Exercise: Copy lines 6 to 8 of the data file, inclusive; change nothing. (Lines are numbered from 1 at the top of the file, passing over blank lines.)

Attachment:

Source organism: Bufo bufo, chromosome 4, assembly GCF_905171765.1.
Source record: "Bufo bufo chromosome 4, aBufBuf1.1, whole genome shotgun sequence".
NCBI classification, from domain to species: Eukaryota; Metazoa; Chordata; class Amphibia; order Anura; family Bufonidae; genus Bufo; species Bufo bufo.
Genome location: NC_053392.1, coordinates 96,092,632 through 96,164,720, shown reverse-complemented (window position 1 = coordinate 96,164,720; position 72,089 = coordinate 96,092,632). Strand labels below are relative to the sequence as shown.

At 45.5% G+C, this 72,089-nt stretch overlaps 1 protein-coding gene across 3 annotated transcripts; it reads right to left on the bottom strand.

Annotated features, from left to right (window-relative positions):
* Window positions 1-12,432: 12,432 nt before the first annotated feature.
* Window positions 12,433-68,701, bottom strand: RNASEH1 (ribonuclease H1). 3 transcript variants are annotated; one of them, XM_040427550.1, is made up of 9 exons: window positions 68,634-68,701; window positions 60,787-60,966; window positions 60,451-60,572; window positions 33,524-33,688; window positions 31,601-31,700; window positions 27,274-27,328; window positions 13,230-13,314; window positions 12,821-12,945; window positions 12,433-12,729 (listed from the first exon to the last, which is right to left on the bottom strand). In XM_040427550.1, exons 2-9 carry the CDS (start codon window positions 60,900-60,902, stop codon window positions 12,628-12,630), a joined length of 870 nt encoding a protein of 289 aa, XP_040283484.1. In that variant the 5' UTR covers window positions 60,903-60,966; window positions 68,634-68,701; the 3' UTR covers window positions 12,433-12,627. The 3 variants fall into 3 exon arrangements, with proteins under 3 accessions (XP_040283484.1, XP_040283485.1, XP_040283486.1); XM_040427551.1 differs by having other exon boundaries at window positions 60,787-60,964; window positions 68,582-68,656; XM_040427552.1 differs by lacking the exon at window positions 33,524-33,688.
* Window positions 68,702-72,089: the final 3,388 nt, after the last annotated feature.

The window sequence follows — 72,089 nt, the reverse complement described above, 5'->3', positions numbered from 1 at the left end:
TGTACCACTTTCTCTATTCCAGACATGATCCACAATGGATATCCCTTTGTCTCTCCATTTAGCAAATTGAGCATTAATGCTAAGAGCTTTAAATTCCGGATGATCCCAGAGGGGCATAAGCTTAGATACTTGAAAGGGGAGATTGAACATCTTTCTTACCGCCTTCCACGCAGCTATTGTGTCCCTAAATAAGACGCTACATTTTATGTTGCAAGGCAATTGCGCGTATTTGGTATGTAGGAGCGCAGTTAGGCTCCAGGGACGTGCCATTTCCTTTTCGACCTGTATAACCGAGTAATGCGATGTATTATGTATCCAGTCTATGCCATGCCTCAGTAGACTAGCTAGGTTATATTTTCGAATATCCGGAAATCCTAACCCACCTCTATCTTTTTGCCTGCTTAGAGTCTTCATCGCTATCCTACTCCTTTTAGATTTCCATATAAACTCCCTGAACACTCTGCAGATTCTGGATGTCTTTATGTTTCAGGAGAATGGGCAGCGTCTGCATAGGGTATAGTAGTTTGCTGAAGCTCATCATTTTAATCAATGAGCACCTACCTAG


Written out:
Annotated features, from left to right (window-relative positions):
* Window positions 1-12,432: 12,432 nt before the first annotated feature.
* Window positions 12,433-68,701, bottom strand: RNASEH1 (ribonuclease H1). 3 transcript variants are annotated; one of them, XM_040427550.1, is made up of 9 exons: window positions 68,634-68,701; window positions 60,787-60,966; window positions 60,451-60,572; window positions 33,524-33,688; window positions 31,601-31,700; window positions 27,274-27,328; window positions 13,230-13,314; window positions 12,821-12,945; window positions 12,433-12,729 (listed from the first exon to the last, which is right to left on the bottom strand). In XM_040427550.1, exons 2-9 carry the CDS (start codon window positions 60,900-60,902, stop codon window positions 12,628-12,630), a joined length of 870 nt encoding a protein of 289 aa, XP_040283484.1. In that variant the 5' UTR covers window positions 60,903-60,966; window positions 68,634-68,701; the 3' UTR covers window positions 12,433-12,627. The 3 variants fall into 3 exon arrangements, with proteins under 3 accessions (XP_040283484.1, XP_040283485.1, XP_040283486.1); XM_040427551.1 differs by having other exon boundaries at window positions 60,787-60,964; window positions 68,582-68,656; XM_040427552.1 differs by lacking the exon at window positions 33,524-33,688.